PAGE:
Employers can also provide an interest-free loan to employees so they can purchase the bicycle themselves. This way, the bicycle does not claim the free space of the work-related costs scheme, and the loan does not constitute a wage advantage. Employers may also make a company bicycle available to employees, but in this case, they become the owners and may face an addition of 7% of the recommended retail price.

There are four tax schemes available for companies to provide bicycles, electric bicycles, or pedelecs to their employees, which include a company or lease bicycle, using part of the gross salary, allowance per kilometer, and interest-free loan. The eligibility of these schemes depends on the situation. If you are a sole proprietor, you can only use the Company Bicycle scheme as you are not an employee. If you want to provide a bicycle to your employees, you can use all four schemes. As a director-major shareholder of your limited company, you are also considered an employee, and thus eligible to use all four schemes.

I will briefly summarize two scenarios. Firstly; using part of the gross salary to provide a bicycle allowance is one of the tax schemes available for companies in the Netherlands. With this scheme, an employee can use a portion of their gross income to purchase a bicycle, and the company provides an allowance to cover the cost. This allowance is indicated as the final-levy wage, and the company does not have to pay tax on this amount, as long as it stays within the discretionary scope of the work-related costs scheme.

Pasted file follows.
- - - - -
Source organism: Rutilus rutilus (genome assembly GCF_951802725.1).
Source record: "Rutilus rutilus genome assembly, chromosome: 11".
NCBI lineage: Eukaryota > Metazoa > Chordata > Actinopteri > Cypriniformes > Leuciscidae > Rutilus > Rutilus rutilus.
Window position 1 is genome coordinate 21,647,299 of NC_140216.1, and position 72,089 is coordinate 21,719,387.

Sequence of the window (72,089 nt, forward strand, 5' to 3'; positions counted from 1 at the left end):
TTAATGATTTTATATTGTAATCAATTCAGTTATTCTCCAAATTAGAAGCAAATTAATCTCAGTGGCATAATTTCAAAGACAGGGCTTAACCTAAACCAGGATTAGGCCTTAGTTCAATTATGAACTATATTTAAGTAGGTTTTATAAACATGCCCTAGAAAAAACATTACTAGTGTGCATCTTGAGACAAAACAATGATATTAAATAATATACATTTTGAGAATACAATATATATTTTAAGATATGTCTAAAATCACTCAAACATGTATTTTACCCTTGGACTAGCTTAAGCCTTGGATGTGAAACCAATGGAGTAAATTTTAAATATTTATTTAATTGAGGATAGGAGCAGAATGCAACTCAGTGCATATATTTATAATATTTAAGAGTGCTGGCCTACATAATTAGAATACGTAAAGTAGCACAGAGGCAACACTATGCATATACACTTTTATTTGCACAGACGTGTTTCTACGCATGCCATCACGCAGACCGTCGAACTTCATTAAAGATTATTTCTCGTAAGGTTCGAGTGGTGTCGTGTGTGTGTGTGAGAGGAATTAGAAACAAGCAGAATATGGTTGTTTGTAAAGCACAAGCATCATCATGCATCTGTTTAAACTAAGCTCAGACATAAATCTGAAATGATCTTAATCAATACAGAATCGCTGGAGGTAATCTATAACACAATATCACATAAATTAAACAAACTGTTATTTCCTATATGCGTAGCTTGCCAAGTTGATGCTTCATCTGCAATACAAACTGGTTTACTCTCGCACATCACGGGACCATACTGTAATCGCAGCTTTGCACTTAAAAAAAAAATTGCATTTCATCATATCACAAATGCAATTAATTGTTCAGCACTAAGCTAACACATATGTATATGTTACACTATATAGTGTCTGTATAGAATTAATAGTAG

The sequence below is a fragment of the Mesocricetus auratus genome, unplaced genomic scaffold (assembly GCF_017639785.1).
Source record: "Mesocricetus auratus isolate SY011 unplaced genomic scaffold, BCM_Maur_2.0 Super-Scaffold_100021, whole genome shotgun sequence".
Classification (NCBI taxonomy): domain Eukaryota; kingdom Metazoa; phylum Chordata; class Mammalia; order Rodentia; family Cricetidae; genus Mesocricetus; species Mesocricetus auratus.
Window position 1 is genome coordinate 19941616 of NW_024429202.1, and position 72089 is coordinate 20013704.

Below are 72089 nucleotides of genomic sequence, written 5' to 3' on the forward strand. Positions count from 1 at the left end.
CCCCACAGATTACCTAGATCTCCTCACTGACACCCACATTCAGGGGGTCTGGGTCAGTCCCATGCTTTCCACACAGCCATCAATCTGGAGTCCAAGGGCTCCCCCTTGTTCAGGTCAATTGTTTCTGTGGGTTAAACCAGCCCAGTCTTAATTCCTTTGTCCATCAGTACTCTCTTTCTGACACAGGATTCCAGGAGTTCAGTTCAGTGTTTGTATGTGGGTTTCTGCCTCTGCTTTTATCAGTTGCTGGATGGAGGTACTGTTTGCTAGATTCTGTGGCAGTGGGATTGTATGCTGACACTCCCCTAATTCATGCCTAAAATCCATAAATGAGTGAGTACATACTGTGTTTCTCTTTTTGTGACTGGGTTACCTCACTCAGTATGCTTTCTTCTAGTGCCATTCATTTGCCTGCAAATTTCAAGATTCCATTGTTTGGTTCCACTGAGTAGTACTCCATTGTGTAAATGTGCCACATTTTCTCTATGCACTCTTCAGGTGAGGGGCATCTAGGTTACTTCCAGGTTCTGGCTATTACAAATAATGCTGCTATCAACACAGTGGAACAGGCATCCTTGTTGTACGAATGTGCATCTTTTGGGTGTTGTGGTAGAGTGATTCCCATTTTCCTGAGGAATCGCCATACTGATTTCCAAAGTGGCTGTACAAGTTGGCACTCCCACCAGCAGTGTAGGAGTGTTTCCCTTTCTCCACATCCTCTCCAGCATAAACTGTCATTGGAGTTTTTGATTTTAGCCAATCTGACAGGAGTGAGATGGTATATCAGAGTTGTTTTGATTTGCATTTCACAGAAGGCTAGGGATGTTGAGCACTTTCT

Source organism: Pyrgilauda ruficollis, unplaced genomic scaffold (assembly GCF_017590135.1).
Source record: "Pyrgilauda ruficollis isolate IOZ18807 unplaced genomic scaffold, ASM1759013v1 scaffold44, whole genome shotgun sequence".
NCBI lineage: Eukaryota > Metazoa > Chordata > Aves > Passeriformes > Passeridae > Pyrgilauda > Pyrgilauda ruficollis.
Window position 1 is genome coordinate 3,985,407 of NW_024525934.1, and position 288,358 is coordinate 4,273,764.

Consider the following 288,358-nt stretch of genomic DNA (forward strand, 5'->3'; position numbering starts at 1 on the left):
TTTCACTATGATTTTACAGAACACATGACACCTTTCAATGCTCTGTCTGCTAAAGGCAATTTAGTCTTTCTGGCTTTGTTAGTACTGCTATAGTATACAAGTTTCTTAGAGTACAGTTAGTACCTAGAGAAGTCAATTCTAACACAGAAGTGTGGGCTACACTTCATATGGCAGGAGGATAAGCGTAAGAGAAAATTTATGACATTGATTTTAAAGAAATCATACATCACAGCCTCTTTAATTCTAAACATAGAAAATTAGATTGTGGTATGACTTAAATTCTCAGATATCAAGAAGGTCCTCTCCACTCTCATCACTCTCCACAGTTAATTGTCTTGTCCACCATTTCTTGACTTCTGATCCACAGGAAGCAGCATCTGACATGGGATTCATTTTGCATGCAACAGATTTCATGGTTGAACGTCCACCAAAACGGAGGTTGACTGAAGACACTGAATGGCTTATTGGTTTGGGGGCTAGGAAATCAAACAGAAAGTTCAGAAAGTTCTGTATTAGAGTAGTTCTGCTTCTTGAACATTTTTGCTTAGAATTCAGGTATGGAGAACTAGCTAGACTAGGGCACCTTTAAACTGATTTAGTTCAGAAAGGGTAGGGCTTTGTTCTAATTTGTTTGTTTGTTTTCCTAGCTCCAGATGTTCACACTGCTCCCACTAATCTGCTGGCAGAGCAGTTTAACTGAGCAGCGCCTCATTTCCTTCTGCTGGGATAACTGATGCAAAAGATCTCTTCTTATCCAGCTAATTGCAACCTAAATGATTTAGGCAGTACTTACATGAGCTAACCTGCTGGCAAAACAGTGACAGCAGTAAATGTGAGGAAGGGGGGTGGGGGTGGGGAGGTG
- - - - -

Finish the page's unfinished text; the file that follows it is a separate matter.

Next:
By deducting the allowance from the gross salary, both the company and the employee pay less wage tax and premiums. For example, if an employee has a gross monthly salary of €4,500 and wants to buy a bicycle for €1,250, the company can convert €1,250 of the employee’s gross salary into an allowance for the purchase of the bicycle.

In a normal month, the employee would receive a net salary of €2,700 after paying €1,800 in tax. In the month of the bicycle purchase, the employee would receive a net payment of €1,250 in their account, and the gross salary would be reduced to €3,250, resulting in a net salary of €1,950 after paying €1,300 in tax. However, the total amount in the employee’s account would be €3,200, which is €500 more than they would normally receive. The tax savings of 40% on the €1,250 allowance amount to €500.